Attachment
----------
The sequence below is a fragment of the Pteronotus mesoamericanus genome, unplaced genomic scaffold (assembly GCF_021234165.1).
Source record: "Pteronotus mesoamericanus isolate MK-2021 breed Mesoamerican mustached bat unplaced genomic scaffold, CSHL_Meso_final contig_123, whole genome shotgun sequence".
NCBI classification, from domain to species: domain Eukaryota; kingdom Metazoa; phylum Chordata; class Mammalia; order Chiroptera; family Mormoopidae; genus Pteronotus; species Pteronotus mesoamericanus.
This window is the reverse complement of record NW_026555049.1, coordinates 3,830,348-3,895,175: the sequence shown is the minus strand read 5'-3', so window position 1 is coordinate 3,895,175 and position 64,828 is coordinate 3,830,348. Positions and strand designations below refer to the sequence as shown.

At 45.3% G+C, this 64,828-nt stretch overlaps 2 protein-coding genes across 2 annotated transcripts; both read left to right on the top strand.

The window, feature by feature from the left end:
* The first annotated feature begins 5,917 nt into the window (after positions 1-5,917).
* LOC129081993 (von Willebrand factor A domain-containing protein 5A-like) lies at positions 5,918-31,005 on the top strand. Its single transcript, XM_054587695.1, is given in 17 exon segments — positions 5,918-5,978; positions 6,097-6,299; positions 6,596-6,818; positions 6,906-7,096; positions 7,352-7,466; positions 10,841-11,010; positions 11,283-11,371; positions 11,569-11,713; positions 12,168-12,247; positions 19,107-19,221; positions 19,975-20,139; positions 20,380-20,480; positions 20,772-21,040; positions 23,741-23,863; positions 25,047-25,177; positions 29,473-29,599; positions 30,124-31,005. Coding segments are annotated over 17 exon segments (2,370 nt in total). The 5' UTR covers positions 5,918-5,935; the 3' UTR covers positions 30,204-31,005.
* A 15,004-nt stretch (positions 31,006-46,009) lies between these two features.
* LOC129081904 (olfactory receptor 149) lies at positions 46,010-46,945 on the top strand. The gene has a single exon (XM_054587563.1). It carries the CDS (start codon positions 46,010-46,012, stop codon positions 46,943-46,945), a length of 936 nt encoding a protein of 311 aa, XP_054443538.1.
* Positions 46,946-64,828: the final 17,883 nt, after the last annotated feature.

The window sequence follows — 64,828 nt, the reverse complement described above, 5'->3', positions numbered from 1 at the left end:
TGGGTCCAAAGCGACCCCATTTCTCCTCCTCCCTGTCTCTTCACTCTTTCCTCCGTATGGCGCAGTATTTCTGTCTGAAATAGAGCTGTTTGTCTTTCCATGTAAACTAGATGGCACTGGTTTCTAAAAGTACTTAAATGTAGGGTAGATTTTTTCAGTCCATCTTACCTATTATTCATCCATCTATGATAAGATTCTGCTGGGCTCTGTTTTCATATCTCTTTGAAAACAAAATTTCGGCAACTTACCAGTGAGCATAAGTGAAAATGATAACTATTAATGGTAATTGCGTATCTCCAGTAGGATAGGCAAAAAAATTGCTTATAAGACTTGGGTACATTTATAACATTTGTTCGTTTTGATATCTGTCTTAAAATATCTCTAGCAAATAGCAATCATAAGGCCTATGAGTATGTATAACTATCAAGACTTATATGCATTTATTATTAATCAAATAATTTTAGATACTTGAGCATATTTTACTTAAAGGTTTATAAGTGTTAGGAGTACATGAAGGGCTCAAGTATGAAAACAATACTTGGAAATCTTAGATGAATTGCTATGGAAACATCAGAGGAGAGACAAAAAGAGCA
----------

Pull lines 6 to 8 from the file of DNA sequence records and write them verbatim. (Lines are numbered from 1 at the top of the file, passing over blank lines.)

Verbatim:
The window, feature by feature from the left end:
* The first annotated feature begins 5,917 nt into the window (after positions 1-5,917).
* LOC129081993 (von Willebrand factor A domain-containing protein 5A-like) lies at positions 5,918-31,005 on the top strand. Its single transcript, XM_054587695.1, is given in 17 exon segments — positions 5,918-5,978; positions 6,097-6,299; positions 6,596-6,818; positions 6,906-7,096; positions 7,352-7,466; positions 10,841-11,010; positions 11,283-11,371; positions 11,569-11,713; positions 12,168-12,247; positions 19,107-19,221; positions 19,975-20,139; positions 20,380-20,480; positions 20,772-21,040; positions 23,741-23,863; positions 25,047-25,177; positions 29,473-29,599; positions 30,124-31,005. Coding segments are annotated over 17 exon segments (2,370 nt in total). The 5' UTR covers positions 5,918-5,935; the 3' UTR covers positions 30,204-31,005.